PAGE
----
Called to Freedom | Watching Israel Make a Change
Israelis are celebrating, for the most part, a potential change in government today. Protestors, who’ve been active for over a year, are hopeful. Corruption, extremism, a sort of fraying of the secular aspects of the state have been cause for concern. There’s so much embedded in the conflicts within and without Israel and the Middle East for the world. Think about what has been built from the ideas and beliefs that were born there.
For a landscape can hold many things. Especially over time. Imagine a millennial birds eye view of Jerusalem — the building of palaces, temples, various rites, wars, crusades, violence, peace, happiness, families, growth, destruction. Romans coming and going, Muslim and Christian conquerers. And daily life continued. You may not actually be able to see, however, the way the reality of life altered there, Jerusalem, Israel, Palestine in the 20th century. The redrawing of the map of the Middle East by European powers. Powers which reneged on promises, following WWI. The creation of the state of Israel.
Or how the genocide of Jews and dissidents and other minorities (frankly anyone who looked like a problem) contributed to that altered map. And, again, to the ways lives changed as a result. The creation of the state of Israel was both something long hoped for and a direct response to the coordinated, masterminded attempt to destroy the Jewish people. It became a necessity. Finding a place where it was possible to defend themselves when the countries they had adopted abandoned them. Surrounded by potentially hostile states, when they later won the 7 day war — and stunned opponents — the sense of upset in the Middle East affected politics in many ways. Democracy became less of a priority.
As parties across the political spectrum, including Balad the party advocating for Arab rights, work to oust Netanyahu in Israel — we see democracy at work. It is difficult to imagine a coalition of this kind ousting Putin, for example. Russian political candidates and journalists put their lives on the line by standing in opposition to him. The same can be said for Modi in India, where BJP members murder journalists, incite violence against Muslims and encourage Hindu nationalism. BJP is, after all, the party that murdered Gandhi. Erdogan is not dissimilar in Turkey. You hope for coalitions that will oust them. You see how they ensure that is difficult.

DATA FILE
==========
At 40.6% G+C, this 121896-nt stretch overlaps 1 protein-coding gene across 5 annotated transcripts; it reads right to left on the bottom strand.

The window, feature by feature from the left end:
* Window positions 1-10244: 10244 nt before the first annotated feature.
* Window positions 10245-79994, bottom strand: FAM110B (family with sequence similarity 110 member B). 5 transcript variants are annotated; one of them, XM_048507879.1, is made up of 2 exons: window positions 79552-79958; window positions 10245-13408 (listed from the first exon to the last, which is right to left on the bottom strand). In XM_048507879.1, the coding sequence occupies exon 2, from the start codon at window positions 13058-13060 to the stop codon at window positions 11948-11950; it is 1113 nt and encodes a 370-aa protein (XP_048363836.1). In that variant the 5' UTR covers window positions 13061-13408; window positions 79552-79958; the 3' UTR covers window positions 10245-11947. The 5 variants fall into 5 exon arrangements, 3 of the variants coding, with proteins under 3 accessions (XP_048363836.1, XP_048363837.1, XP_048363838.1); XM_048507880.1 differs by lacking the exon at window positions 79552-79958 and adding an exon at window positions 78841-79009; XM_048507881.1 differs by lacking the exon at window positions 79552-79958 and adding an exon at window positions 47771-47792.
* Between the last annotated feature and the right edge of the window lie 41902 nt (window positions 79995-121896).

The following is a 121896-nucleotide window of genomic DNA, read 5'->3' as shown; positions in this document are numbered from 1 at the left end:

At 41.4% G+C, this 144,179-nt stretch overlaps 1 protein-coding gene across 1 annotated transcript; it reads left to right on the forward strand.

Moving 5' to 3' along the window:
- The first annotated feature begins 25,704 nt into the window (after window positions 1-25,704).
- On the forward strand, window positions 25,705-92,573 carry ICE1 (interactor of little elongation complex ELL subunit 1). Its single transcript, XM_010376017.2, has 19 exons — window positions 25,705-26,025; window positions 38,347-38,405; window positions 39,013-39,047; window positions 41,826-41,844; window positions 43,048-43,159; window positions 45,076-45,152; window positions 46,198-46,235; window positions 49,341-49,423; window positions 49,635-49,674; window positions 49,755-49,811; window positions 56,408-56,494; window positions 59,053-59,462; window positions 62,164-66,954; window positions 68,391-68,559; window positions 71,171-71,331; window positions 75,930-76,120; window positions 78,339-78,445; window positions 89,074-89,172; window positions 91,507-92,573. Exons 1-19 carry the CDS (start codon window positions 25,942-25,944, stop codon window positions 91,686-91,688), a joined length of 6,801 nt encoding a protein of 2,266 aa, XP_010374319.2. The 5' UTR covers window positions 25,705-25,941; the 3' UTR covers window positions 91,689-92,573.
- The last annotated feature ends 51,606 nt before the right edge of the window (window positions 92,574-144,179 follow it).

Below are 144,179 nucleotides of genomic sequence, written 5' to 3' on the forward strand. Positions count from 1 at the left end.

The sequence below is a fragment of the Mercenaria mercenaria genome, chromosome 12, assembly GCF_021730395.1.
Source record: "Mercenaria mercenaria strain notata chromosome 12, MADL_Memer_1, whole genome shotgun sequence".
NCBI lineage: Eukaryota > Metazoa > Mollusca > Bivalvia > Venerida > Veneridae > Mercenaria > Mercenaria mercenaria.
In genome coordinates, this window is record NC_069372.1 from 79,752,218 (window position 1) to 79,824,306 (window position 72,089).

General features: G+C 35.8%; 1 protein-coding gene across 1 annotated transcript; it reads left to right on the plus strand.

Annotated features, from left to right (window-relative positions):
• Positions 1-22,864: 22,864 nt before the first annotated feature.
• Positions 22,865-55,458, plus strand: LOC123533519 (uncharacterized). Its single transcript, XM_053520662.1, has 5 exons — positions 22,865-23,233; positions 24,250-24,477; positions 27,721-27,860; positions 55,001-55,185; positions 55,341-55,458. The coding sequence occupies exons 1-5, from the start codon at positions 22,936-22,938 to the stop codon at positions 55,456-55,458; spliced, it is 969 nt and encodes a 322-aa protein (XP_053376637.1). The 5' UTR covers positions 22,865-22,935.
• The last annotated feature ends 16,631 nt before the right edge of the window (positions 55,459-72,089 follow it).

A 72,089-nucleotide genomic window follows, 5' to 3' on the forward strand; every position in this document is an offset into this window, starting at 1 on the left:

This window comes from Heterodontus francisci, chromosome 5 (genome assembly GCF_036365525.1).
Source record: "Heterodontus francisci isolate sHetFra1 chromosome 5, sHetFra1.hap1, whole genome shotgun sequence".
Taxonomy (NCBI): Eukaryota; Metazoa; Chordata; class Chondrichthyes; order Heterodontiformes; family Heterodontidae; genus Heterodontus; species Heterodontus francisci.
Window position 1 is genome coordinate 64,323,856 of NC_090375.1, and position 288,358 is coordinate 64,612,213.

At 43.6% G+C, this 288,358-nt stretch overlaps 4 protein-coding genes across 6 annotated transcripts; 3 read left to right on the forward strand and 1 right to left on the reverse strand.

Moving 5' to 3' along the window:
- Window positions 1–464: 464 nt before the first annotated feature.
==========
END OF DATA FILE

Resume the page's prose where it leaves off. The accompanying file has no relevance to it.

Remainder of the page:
Democracy is something Arab Muslims have wanted for themselves for decades. It is, after all, the 10th anniversary of Arab Spring. And I can’t help but imagine what kind of European or Western help might have ensured that transition resulted in a democratic state. Which is what millions of Egyptians in wanted when they poured out of their homes and onto the streets — a protest visible from space. And as they camped in Tahir Square. Palestinians held a clear and fair election, and Hamas won. Hamas being the fundamentalist nationalist islamic party. Their popularity is on the rise following the conflict with Israel.
When the Israeli paper Haaretz issued a cover with photos of all of the recently children killed by Israel in Gaza — that was something made possible by the objectivity of the paper itself, its editors and democracy. Haaretz is a good read. Their coverage of American racism and its impact on the lives of African Americans is worth your time. Arab news responded to the cover — noting that objectivity does exist in Israel. One of the children killed on the Israeli side, by Hamas, was Palestinian.
I think many of us are becoming disassociated from our daily physical experience. There is our relationship to where we live (if we have one) and then there are the ideas and identities and beliefs from which we draw strength and purpose. In America, this isn’t as interconnected for everyone as it is for some. Or it is interconnected in different ways. This is possible because of democracy. And where this freedom is on the wane, it’s because democratic processes are diminished.
Perhaps it’s the oldest human struggle, to find enough freedom in and for ourselves, to allow others to be free as well. And to even, I’d like to think, find purpose in that. To find strength in in that space that allows us all to be the people we need to be. To not defer power, to an ideology, to a questionable leader, and to our own fixations and fears. Whatever they maybe.
The West is many ways more built upon the beliefs of the people of the book, as is said in Islam. Within that set of beliefs there is a fundamental requirement without which the rest is noise and complication: respecting the freedom and inherent value of each individual human being.
And history if very noisy and complicated.
In the book of Samuel, there was a moment when the Israelites asked for a king. The necessity for that lay with them. And the story goes that the divine intelligence that guided them, however you name it, tried to make them understand what giving that kind of power away would mean. And wanted for them better things.
“He has sent me to bind up the brokenhearted, to proclaim liberty to captives and freedom to prisoners.” Isaiah 61:1